By Porter Anderson, Editor-in-Chief | @Porter_Anderson
‘Brave and Bold Literary Fiction’
In its second year, the Republic of Consciousness Prize for Small Presses in the UK has announced a six-publishing-house shortlist at the University of Manchester’s Centre for New Writing on Monday (February 19).
The prize, created in 2016 by an author named Neil Griffiths, is meant to honor “brave and bold literary fiction” produced by independent publishers from the UK and Ireland.
With a mandate to reward novels, translations, or collections of short stories by a single author of any nationality. To be eligible, an independent house must have no more than five full-time employees.
The shortlisted independent titles and their small presses are:
- Attrib. and other stories by Eley Williams (Influx)
- Blue Self-Portrait by Noemi Lefevbre (Les Fugitives)
- Darker with the Lights On by David Haydn (Little Island Press)
- Die, My Love by Ariana Harwicz (Charco Press)
- Gaudy Bauble by Isabel Waidner (Dostoevsky Wannabe)
- We That Are Young by Preti Taneja (Galley Beggar Press)
Each shortlisted independent press receives £1,500 (US$2,098), which is to be divided with the author. The writer is to get one-third of that, the house two-thirds.
An additional £3,500 (US$4,896) goes to the winner.
A 12-person jury for the competition includes booksellers said to be from Birmingham, Edinburgh, Manchester, and London as well as reviewers and a contributor to the Times Literary Supplement (TLS). The TLS is a sponsor of the award, as are the University of Westminster in London–where the prize is to be awarded to the winner on March 20. The prize program’s organizers say they’ve received a grand from Arts Council England this year, too.
Last year’s winner was Fitzcarraldo Editions for John Keene’s Counternarratives.
The Nominated Presses
Prize organizers have provided the media with short descriptions of shortlisted independent presses.
- Many readers will be familiar with the shortlist’s Galley Beggar Press of Norwich, considered a heroic shop among small presses for publishing Eimear McBride’s A Gril Is a Half-Formed Thing, which would go on to win the Bailey’s Women’s Prize for Fiction, the Desmond Elliott Prize, the Kerry Group Irish Novel of the Year, and the Goldsmiths Prize.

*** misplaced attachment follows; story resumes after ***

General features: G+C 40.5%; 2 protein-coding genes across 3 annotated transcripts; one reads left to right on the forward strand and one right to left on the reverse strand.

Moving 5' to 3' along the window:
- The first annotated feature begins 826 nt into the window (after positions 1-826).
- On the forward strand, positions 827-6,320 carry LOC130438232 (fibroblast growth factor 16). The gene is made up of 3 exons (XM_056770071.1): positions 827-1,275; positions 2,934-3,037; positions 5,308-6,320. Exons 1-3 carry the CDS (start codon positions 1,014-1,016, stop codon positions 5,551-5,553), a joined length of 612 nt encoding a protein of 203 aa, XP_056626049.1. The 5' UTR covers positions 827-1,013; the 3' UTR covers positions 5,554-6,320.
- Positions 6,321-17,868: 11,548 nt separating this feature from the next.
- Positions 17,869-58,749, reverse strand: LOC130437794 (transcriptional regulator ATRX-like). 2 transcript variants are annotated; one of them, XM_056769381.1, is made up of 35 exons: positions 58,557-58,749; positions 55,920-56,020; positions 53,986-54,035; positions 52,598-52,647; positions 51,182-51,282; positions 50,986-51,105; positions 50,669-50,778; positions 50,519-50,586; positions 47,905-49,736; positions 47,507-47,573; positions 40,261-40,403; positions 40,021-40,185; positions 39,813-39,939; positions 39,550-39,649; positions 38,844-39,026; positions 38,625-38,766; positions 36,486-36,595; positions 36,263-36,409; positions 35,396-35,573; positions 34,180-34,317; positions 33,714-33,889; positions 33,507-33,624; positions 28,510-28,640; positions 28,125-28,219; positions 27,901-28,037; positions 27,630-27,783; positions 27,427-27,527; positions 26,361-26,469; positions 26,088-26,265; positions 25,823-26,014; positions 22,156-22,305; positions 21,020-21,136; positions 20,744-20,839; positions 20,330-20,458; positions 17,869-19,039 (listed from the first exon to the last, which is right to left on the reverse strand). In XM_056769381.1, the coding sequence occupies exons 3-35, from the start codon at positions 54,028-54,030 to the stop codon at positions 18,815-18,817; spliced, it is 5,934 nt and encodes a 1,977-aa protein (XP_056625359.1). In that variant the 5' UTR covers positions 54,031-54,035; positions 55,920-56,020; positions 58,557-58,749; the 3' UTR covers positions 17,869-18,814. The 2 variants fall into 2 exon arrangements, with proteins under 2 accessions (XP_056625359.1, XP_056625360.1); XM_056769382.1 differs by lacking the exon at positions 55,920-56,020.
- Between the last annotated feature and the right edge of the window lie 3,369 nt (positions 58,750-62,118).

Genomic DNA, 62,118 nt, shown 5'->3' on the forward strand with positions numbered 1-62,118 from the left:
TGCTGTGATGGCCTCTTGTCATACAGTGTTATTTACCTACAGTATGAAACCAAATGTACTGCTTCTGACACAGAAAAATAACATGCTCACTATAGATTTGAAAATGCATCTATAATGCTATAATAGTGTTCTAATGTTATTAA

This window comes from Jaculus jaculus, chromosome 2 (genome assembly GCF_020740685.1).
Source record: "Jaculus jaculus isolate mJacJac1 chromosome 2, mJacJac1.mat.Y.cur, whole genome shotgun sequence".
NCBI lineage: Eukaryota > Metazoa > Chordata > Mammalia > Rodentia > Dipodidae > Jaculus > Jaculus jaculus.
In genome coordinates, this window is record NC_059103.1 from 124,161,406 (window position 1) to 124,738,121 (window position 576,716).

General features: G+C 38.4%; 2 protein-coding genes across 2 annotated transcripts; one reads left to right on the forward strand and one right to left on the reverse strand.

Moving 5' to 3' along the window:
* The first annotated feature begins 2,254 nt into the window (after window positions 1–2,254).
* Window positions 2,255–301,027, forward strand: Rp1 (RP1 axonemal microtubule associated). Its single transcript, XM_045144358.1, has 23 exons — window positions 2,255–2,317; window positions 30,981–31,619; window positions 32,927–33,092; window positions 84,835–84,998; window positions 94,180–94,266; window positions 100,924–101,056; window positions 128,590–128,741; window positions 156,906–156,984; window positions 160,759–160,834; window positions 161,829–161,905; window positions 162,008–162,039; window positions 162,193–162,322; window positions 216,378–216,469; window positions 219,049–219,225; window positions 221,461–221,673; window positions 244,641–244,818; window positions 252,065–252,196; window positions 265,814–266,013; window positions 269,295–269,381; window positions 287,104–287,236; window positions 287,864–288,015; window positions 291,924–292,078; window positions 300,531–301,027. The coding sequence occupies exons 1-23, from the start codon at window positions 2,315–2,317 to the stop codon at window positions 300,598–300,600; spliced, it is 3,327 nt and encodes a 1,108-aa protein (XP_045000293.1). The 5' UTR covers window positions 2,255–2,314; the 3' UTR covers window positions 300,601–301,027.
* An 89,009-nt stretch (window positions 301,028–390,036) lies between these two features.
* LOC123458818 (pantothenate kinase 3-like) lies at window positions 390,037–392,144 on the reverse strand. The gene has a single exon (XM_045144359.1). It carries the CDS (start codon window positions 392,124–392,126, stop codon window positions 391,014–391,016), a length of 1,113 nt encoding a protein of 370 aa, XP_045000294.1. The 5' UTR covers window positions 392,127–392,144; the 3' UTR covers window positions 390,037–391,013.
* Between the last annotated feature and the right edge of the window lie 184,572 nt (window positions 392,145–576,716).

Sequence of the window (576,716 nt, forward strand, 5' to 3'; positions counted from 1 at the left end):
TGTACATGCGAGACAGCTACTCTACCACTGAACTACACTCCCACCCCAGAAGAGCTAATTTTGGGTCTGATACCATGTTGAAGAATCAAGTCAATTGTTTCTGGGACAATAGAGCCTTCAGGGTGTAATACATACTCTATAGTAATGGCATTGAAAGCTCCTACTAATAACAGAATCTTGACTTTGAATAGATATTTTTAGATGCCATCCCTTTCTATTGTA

- Charco Press (Edinburgh) focuses on contemporary Latin American literature getting it to English-language readers.
- Dostoevsky Wannabe is based in Manchester and is what some might call a “partner publisher” in that it offers two options for authors, one of which pays them royalties.
- Influx Press in East London publishes stories from “the margins of culture, specific geographical spaces and sites of resistance that remain under explored in mainstream literature.”
- Les Fugitives was founded by editor and translator Cécile Menon in 2015. It specializes in translations of “contemporary, female, francophone writers, telling stories about strangers, about almost-love, and about solidarity today and in the second half of the last century.”
- Little Island Press publishes fiction, poetry and essays from Gloucester. The press won the British Book Design & Production Award in 2017.
The singular name for the prize is explained in its mission statement, posted two years ago by Griffiths:
“The Republic of Consciousness is an expression of the effect of a particular kind of writing. While I’m sure there are examples before Shakespeare, for our purposes the Shakespearean soliloquy might be regarded as the first explicit attempt to deliver us into the consciousness of another person, to take us from being mere witnesses to a character’s behavior to participating in their lived experience.
“It is an act of phenomenological conjuring, which in slightly less technical parlance means the re-creation of a perceived world without any mediating voice. Of course there is a contradiction in this definition: the novel or play is an artefact, a work of fiction, and a long way from direct prehension of phenomena.
“And yet. There are writers whose work suggests that human consciousness beyond their own can be accessed, and through that the categorical unknowableness of others’ lived experience might be revealed. It is writing as a moral act. The Republic of Consciousness is here to support and celebrate this.”